Meanwhile, the courtroom is filled with family and friends of those being held, watching their loved one marched into court in chains, hearing their name get called, then seeing them go back into holding. Community members walk out of the court, unsure of what just happened, and feeling like the bail bond company is the only option.
After court watching this process in felony court for months, seeing this same rerun, we decided to expand our “court watch” activities to “court doing” tactics — to not just observe, but to actively intervene and disrupt this machinery of detention. This is an expression of our participatory defense impulses for community to impact the court.
We developed a community support identifying form with the public defender’s office who was also anxious to advocate for immediate release. The form is designed for those filling the courtroom pews, who want their support of their loved one facing charges to have value, a rightful place in the deliberation. The form asks them — someone’s aunt, friend, child, organization advocate — more about who their loved one is, the various ways they are part of this community, what’s at stake for them and others with another day of confinement, and also what roles they see themselves playing to assist that person in getting to court. Someone will say, “They can stay at my house,” or “I will give them a ride if they need it,” or explain how the person detained is who is responsible for taking the kids to school.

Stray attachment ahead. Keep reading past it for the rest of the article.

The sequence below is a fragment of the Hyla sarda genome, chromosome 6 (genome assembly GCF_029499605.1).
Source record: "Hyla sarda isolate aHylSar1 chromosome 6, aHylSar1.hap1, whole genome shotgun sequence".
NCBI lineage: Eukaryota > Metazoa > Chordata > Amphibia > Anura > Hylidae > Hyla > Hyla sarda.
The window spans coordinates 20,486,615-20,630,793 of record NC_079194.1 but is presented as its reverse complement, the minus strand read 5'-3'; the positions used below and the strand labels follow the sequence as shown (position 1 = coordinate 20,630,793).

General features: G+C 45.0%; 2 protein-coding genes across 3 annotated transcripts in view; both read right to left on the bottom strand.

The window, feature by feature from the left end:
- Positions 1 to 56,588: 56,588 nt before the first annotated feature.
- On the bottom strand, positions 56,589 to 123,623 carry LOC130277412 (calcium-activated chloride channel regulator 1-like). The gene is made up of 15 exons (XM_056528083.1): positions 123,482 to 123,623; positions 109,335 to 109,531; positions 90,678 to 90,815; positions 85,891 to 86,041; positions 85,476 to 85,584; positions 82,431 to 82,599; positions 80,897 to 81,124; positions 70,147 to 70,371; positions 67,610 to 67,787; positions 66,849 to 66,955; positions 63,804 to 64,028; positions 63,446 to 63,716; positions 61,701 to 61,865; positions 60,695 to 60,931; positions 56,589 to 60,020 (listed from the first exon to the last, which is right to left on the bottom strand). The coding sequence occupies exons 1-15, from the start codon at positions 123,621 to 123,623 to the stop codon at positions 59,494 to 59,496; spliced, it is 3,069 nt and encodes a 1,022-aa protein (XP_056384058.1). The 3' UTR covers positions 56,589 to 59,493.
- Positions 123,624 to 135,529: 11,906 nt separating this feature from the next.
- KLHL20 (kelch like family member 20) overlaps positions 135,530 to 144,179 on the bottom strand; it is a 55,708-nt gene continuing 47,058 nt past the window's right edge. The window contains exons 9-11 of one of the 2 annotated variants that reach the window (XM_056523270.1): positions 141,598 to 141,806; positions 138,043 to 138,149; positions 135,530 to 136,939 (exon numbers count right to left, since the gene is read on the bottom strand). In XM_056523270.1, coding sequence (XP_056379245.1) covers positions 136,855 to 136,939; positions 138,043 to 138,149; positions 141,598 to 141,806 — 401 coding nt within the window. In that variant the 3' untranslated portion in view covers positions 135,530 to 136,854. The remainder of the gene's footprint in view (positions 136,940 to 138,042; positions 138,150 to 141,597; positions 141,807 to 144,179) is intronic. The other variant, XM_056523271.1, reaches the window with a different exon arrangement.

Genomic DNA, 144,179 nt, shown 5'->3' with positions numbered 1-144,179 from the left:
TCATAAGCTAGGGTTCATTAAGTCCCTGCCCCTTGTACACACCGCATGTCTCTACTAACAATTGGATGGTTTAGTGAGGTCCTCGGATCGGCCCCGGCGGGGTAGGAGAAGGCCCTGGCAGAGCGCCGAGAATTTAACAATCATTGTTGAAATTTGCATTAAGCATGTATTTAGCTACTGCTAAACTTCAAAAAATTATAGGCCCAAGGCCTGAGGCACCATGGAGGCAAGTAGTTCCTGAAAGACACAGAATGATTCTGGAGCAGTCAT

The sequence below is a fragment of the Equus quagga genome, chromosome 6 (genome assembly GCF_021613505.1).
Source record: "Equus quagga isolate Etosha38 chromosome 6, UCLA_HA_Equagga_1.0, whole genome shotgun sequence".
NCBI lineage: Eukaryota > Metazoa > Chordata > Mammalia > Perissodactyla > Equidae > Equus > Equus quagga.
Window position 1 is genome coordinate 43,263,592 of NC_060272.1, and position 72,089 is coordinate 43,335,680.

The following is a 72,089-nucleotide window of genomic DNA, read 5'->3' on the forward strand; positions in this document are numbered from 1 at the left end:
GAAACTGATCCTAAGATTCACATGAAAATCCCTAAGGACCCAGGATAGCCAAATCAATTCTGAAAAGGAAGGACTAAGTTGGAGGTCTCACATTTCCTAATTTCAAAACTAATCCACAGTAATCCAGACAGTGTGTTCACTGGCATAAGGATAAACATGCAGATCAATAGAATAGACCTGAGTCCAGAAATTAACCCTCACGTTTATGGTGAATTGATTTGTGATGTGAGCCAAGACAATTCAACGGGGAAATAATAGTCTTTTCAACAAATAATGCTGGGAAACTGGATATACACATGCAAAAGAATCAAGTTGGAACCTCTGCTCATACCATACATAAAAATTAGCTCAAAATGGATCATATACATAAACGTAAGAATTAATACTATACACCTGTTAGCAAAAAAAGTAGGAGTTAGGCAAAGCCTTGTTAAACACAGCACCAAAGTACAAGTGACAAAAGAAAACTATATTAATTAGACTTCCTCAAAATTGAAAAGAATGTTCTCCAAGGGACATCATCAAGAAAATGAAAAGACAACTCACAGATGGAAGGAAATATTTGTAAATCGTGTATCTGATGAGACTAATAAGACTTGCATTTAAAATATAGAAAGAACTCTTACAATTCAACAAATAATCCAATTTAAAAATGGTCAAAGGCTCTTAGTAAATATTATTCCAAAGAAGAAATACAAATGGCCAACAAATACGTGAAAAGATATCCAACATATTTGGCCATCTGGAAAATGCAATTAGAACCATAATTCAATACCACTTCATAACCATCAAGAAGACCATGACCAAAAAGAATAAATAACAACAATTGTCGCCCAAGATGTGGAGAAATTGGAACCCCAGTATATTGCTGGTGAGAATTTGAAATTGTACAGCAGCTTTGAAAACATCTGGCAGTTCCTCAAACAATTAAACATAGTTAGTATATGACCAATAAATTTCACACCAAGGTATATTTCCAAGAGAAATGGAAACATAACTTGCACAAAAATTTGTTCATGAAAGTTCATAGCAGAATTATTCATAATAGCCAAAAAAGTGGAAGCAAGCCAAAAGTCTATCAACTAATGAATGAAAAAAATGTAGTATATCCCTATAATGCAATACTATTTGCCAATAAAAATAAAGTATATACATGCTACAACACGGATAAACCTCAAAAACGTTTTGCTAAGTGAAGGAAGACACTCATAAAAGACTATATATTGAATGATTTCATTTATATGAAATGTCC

At the beginning of the arraignment court hearing, the public defender, or a De-Bug organizer, will make an announcement to the audience that if they are here for someone detained, De-Bug folks are in the back of court and they can assist in understanding what the court hearing is about, and how community presence here can impact the outcome of the bail decision.
De-Bug organizers then sit with community members in the hallway, filling out the form. They also gather information that counters and gives context to the risk-assessments conclusions — like giving an explanation that the previous Failure to Appear was due to the family moving and missing mail or that they went to court, but on the wrong day. These are very different realities than a presumed fleeing from the court — a distinction the algorithm doesn’t distinguish.